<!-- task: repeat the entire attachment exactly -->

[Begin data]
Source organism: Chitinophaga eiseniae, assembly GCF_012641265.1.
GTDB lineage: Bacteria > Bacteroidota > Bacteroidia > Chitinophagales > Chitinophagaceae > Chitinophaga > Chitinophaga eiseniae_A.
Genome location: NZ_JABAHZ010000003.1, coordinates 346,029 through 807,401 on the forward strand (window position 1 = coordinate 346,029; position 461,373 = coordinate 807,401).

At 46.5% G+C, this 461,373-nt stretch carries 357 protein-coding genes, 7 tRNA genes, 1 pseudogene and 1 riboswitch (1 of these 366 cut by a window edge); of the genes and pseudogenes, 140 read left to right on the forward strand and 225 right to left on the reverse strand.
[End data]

Source organism: Chitinophaga eiseniae, assembly GCF_012641265.1.
GTDB lineage: Bacteria > Bacteroidota > Bacteroidia > Chitinophagales > Chitinophagaceae > Chitinophaga > Chitinophaga eiseniae_A.
Genome location: NZ_JABAHZ010000003.1, coordinates 346,029 through 807,401 on the forward strand (window position 1 = coordinate 346,029; position 461,373 = coordinate 807,401).

At 46.5% G+C, this 461,373-nt stretch carries 357 protein-coding genes, 7 tRNA genes, 1 pseudogene and 1 riboswitch (1 of these 366 cut by a window edge); of the genes and pseudogenes, 140 read left to right on the forward strand and 225 right to left on the reverse strand.